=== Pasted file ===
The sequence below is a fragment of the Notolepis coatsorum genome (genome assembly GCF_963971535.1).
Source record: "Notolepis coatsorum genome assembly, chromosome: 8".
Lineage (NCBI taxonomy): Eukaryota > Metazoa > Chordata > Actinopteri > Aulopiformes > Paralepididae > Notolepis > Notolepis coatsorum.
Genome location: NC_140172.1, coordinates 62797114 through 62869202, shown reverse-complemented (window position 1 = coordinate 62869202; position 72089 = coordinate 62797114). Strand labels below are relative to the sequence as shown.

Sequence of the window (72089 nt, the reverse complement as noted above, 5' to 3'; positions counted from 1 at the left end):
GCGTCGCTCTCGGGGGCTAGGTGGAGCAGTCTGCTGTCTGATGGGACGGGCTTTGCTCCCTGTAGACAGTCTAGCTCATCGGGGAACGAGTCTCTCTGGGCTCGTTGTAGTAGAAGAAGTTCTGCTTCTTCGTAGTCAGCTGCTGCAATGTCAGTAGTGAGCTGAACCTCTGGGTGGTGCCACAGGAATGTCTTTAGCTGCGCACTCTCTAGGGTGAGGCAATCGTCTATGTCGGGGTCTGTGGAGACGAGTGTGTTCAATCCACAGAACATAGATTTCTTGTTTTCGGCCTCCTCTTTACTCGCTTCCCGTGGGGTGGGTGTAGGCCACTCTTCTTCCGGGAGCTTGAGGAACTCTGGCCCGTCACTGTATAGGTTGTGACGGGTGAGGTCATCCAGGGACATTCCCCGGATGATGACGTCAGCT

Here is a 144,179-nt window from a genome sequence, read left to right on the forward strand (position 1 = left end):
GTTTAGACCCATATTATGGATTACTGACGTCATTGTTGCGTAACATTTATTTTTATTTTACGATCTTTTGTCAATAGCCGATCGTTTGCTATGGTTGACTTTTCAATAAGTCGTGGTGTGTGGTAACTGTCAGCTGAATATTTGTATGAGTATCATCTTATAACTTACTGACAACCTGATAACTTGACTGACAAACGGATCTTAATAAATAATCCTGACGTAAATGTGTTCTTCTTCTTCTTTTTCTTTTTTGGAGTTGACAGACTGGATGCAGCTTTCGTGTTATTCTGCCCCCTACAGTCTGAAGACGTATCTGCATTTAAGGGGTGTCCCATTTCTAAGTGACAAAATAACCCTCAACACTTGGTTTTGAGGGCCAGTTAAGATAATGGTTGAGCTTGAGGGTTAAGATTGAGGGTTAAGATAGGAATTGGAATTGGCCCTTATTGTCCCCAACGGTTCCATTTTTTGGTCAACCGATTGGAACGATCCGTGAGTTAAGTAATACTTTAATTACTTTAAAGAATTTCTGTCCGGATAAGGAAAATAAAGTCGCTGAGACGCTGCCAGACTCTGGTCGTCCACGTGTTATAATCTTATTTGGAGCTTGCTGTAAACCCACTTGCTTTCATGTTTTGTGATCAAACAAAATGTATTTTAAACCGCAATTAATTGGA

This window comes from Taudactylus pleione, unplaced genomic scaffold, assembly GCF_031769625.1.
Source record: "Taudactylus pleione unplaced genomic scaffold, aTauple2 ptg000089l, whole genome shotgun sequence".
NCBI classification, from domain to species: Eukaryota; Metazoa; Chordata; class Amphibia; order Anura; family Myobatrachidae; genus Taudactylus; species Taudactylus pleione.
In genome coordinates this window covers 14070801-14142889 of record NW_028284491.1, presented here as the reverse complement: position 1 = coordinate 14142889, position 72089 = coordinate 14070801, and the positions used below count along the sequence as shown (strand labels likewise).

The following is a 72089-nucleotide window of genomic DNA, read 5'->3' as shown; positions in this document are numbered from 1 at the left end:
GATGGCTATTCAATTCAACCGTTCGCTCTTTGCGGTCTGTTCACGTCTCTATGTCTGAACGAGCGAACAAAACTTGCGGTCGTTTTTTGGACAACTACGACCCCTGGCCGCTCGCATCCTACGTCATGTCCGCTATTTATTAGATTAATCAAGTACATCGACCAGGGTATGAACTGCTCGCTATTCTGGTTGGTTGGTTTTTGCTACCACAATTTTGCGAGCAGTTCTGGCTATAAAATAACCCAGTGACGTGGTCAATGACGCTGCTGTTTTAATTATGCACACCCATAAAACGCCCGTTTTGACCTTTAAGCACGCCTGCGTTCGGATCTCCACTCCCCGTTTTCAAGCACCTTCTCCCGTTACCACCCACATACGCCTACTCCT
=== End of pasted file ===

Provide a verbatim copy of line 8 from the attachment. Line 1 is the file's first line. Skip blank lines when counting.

GTTTAGACCCATATTATGGATTACTGACGTCATTGTTGCGTAACATTTATTTTTATTTTACGATCTTTTGTCAATAGCCGATCGTTTGCTATGGTTGACTTTTCAATAAGTCGTGGTGTGTGGTAACTGTCAGCTGAATATTTGTATGAGTATCATCTTATAACTTACTGACAACCTGATAACTTGACTGACAAACGGATCTTAATAAATAATCCTGACGTAAATGTGTTCTTCTTCTTCTTTTTCTTTTTTGGAGTTGACAGACTGGATGCAGCTTTCGTGTTATTCTGCCCCCTACAGTCTGAAGACGTATCTGCATTTAAGGGGTGTCCCATTTCTAAGTGACAAAATAACCCTCAACACTTGGTTTTGAGGGCCAGTTAAGATAATGGTTGAGCTTGAGGGTTAAGATTGAGGGTTAAGATAGGAATTGGAATTGGCCCTTATTGTCCCCAACGGTTCCATTTTTTGGTCAACCGATTGGAACGATCCGTGAGTTAAGTAATACTTTAATTACTTTAAAGAATTTCTGTCCGGATAAGGAAAATAAAGTCGCTGAGACGCTGCCAGACTCTGGTCGTCCACGTGTTATAATCTTATTTGGAGCTTGCTGTAAACCCACTTGCTTTCATGTTTTGTGATCAAACAAAATGTATTTTAAACCGCAATTAATTGGA